“Most midlife and older adults spend greater than 65 per cent of their time in sedentary behaviours. Our sample exhibited even higher proportions of the time they were awake being sedentary, 71 per cent to 84 per cent,” Hooker explained.
The study suggests that if one’s daily sedentary time is 13 hours or greater, there is a 44 per cent increased risk of stroke. In addition, bouts of sedentary time greater than 11 minutes were associated with a 53 per cent increase in the risk of stroke, compared to shorter bouts of sedentary time of fewer than eight minutes.
“Our results show that periodically breaking up sedentary behavior with even light-intensity physical activity can reduce risk of stroke.” Hooker advised: “Intentionally getting up and accumulating four-to-five hours a day of light intensity activities is beneficial. Even better is incorporating moderate to vigorous intensity activities, if possible.”
He suggested making some small lifestyle changes that can lead to a positive impact on one’s health: walking around the house during TV commercials; setting a timer to stand or move around every 20-30 minutes during a work day; increasing light-intensity physical activity by walking more.
“This does not take a lot of time, but it does take purposeful thought and planning,” said Howard.
“Changing position and doing different movements such as walking across the hall or room or around outside, vacuuming or dusting or playing catch, having a walking telephone conversation — especially when you are on hold — is a great thing to do,” she added.
She also suggested “walk and punch, and walk and march” to increase your level of physical activity.
“That is, while you are walking, making punching movements with alternating arms. Then, another is to walk and march at the same time, like a marching band,” Howard explained.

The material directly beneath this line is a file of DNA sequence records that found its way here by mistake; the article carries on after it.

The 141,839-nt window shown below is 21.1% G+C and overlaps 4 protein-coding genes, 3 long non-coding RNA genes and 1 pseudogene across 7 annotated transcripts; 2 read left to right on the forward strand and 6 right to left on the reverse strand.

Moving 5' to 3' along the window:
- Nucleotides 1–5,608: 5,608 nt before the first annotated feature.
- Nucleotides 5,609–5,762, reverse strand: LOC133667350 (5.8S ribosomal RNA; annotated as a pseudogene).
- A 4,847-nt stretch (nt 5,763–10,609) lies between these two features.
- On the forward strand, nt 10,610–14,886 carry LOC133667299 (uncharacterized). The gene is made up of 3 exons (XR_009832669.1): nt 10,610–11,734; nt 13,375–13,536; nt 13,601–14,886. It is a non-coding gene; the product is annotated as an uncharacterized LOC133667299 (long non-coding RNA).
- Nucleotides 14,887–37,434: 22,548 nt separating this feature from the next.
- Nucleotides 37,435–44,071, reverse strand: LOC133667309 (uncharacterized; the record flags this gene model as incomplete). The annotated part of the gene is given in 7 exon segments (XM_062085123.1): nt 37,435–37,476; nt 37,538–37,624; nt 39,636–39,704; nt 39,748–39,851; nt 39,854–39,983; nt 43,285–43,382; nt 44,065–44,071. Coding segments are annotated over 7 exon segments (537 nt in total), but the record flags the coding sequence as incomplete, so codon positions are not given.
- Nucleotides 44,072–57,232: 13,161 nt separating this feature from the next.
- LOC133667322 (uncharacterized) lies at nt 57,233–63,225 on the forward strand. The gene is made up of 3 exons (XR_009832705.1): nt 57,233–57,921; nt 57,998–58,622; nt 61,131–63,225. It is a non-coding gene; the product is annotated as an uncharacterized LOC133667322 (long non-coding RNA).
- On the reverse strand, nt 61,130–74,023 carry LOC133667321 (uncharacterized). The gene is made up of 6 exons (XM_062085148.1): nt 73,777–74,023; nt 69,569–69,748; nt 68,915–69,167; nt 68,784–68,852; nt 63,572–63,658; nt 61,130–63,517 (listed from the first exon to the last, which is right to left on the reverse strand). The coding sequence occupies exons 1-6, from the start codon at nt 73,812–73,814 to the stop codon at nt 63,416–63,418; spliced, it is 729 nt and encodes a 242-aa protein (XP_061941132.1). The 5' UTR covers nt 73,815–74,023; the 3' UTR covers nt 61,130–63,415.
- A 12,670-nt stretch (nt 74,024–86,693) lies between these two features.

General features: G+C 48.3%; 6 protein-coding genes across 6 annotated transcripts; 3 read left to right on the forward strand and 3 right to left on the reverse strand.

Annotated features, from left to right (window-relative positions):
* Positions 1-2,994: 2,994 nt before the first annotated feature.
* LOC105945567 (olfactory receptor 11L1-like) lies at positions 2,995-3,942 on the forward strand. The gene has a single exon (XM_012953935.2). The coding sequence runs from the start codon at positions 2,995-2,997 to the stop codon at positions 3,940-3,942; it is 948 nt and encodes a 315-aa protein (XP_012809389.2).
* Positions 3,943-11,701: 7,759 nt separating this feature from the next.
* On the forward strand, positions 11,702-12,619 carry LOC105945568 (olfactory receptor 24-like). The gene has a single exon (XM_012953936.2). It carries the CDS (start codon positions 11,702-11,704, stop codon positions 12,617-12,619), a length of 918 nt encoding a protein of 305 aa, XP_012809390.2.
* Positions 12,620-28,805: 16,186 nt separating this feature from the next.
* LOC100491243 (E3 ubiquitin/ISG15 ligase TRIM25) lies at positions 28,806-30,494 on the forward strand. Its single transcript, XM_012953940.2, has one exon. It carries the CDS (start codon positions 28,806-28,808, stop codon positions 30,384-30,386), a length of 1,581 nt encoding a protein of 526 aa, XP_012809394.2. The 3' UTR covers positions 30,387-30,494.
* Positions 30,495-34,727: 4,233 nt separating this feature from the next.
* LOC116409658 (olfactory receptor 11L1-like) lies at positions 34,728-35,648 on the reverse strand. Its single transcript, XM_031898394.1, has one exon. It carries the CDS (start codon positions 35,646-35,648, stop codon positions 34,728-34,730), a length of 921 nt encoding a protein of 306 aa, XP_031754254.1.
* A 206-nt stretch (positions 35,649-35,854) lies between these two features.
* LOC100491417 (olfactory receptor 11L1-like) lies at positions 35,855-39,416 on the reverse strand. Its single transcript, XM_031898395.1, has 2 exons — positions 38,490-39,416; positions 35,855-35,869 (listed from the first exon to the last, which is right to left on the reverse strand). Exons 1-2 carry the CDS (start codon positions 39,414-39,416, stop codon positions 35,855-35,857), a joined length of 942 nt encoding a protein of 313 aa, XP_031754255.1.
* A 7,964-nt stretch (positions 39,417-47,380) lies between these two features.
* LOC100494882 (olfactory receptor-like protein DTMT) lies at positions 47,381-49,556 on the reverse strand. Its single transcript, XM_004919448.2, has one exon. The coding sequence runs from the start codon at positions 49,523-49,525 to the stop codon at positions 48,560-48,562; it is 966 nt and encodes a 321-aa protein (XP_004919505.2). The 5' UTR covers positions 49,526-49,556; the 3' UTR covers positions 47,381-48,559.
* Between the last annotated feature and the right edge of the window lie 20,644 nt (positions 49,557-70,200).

Scientists insist that prevention is better than cure and that making modest changes in lifestyle and incorporating healthy habits can help stave off stroke.
How turmeric can spice up stroke treatment by protecting and regenerating brain cells
Meanwhile, a compound found in turmeric, a staple ingredient in curries has been found to help protect and regenerate brain cells after a stroke.
Scientists created a new molecule from curcumin, the crucial chemical in the spice, and used it in laboratory experiments, though it is yet to be tested on humans. They found it could repair damage at a molecular level and is linked to the survival of the brain cells’ neurons.
Director of translational research in the Department of Neurology at Cedars-Sinai Medical Centre in Los Angeles, Paul Lapchak, presented the findings at the American Heart Association International Stroke Conference being held in the city.
He said the benefits of using the new drug, called CNB-001, were that it “is quickly distributed in the brain and moderates several critical mechanisms involved in neuronal survival”.
In the laboratory tests, it was found to reduce muscle and movement control problems when given up to an hour after a stroke.
Turmeric, a bright yellow spice used in many Indian, south-east Asian and Middle Eastern dishes, comes from a plant that is part of the ginger family and is already thought to have many health benefits.